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Fabulous Furniture Made of Unusual Upcycled Objects

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What vintage suitcases have to do with funeral homes and bowling alleys.

In the ideology of sustainability, reusing is always better than recycling. But upcycling — the act of salvaging a product that has run its course and repurposing it into something new — doesn’t have to conjure images of scrappy hand-me-down sweaters stitched together into sad-looking patchwork quilts.

Lately, we’ve become particularly obsessed with beautifully designed, meticulously crafted furniture made out of unusual upcycled objects, from coffins to skateboards. Here are five of our favorites. (And a big hat tip to studiomate Tina, a.k.a. Swiss Miss, for nudging us to put this together.)

FRIDGECOUCH

Canadian artist and designer Adrian Johnson combines vintage fridges with vintage leather seats from junk yard cars into beautiful retrotastic couches.

There are currently three Fridgecouch designs, one of which even features built-in speakers and is iPod-compatible.

DECKSTOOL

Serious skating comes with serious collateral damage. Besides the mandatory broken arms and cracked skulls, there’s also a perpetual graveyard of broken skateboards. Deckstool salvages these from skateparks and skateshops across the U.S. to turn them into wonderful upcycled stools and benches.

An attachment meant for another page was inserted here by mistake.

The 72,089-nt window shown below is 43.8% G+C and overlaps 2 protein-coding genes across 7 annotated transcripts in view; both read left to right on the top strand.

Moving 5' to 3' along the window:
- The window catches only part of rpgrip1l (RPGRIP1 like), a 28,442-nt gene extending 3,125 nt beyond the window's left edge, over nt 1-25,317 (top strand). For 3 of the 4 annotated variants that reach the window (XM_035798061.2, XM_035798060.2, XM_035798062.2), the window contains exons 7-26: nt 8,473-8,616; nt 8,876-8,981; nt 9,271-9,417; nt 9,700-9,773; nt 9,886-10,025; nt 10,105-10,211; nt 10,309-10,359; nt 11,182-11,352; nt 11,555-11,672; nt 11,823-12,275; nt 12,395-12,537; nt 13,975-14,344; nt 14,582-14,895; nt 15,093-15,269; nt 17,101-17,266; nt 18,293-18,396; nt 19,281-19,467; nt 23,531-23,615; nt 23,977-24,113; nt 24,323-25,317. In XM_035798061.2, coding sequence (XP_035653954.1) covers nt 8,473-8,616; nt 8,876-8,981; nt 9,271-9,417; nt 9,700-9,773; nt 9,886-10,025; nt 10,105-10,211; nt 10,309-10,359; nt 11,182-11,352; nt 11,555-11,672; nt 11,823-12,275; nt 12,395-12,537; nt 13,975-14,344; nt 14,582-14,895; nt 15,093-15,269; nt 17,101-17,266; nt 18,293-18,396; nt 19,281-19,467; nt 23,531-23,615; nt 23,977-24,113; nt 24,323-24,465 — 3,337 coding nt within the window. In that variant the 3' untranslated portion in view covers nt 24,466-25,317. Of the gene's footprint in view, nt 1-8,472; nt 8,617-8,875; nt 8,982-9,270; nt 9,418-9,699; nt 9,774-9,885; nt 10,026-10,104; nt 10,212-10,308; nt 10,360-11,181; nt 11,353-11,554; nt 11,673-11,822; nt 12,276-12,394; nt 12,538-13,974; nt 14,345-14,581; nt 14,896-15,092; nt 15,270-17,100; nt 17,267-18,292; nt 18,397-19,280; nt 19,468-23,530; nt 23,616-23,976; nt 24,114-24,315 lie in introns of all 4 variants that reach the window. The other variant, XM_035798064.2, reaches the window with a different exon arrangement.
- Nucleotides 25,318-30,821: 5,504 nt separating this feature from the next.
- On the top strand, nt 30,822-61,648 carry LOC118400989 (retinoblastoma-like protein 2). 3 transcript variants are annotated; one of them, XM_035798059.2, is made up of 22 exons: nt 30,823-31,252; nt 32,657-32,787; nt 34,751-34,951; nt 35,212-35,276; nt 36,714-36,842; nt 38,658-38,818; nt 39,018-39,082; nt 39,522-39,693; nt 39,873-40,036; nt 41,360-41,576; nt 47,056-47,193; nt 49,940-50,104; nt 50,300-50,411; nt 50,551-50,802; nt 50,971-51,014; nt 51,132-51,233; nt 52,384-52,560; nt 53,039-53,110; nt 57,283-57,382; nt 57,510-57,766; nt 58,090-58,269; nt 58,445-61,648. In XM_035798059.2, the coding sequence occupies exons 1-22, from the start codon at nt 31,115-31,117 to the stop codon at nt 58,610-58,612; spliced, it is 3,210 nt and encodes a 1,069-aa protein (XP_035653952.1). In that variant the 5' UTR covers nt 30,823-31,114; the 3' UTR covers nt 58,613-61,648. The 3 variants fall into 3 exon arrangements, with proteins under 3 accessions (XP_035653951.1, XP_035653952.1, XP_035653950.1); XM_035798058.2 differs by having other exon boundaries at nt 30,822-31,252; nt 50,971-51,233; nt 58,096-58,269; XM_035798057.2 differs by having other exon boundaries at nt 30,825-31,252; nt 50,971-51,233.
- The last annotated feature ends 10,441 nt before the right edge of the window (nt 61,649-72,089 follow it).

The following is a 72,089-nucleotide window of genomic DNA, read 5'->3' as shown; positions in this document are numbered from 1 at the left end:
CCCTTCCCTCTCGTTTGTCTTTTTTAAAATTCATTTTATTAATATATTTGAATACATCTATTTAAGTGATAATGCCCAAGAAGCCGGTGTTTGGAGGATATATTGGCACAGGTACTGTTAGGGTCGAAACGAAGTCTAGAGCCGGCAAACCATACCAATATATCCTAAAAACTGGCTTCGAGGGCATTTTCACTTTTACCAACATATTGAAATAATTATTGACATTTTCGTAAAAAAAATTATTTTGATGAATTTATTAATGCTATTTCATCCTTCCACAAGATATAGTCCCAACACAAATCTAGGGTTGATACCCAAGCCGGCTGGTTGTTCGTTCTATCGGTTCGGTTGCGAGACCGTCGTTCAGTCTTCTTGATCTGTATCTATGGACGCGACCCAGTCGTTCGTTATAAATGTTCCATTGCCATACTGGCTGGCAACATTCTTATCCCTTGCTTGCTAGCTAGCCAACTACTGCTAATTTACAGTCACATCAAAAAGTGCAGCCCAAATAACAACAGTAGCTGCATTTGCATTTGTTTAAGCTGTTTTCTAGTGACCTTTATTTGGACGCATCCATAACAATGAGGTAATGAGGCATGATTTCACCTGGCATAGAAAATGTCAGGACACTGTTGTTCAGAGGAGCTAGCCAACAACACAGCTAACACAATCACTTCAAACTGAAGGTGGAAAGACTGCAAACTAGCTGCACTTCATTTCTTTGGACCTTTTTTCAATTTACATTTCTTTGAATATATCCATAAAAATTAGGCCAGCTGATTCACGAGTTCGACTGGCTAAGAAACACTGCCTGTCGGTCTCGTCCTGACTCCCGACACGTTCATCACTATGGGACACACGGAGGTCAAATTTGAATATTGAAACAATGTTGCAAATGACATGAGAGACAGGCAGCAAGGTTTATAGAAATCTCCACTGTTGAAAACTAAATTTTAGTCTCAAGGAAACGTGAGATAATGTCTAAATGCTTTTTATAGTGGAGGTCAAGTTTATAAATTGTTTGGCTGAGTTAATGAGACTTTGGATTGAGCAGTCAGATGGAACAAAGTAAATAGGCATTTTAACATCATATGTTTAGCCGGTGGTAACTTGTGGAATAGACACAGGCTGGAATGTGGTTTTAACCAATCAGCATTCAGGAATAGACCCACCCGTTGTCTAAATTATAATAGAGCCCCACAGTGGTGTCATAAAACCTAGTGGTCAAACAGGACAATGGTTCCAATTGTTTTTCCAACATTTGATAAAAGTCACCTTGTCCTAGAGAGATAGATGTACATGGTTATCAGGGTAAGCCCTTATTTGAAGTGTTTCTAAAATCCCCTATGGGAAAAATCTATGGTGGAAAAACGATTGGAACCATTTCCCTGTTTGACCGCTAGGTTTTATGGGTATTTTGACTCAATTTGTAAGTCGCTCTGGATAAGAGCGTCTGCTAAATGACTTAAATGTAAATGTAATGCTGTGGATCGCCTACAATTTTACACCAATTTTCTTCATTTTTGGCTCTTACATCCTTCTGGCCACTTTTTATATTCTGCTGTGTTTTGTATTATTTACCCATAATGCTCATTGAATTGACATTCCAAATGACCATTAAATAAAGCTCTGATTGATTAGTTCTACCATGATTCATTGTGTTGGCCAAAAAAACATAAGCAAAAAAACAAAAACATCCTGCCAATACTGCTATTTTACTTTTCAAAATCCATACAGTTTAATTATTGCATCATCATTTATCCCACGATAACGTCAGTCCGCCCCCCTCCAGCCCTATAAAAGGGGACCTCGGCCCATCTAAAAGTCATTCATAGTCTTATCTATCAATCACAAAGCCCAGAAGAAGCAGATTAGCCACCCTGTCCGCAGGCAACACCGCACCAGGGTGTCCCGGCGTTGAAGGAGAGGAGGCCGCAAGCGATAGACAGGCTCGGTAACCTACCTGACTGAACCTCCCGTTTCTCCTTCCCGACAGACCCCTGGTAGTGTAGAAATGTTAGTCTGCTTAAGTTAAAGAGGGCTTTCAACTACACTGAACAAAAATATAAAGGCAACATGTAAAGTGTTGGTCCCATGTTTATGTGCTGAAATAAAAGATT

The collection currently features several stool designs and one bench, but you can also send them your deck and have them create a custom design for you.

via design milk

COUNTEREVOLUTION

Counterevolution takes reclaimed bowling alley hardwood and turns it into beautifully handcrafted tables, benches, chairs, stools and various interior design accessories.

More than three years ago, when I first cleaned some old bowling alley wood to make a countertop, I was struck by the beauty of the heartpine that lay beneath layers of dirt and polyurethane. It was love at first sight. [Our] mission was born in those early days, and it remains the same today: To design, build and sell furniture that realizes the highest potential of reclaimed materials.” ~ Jim Malone

via Swiss Miss

COFFIN COUCHES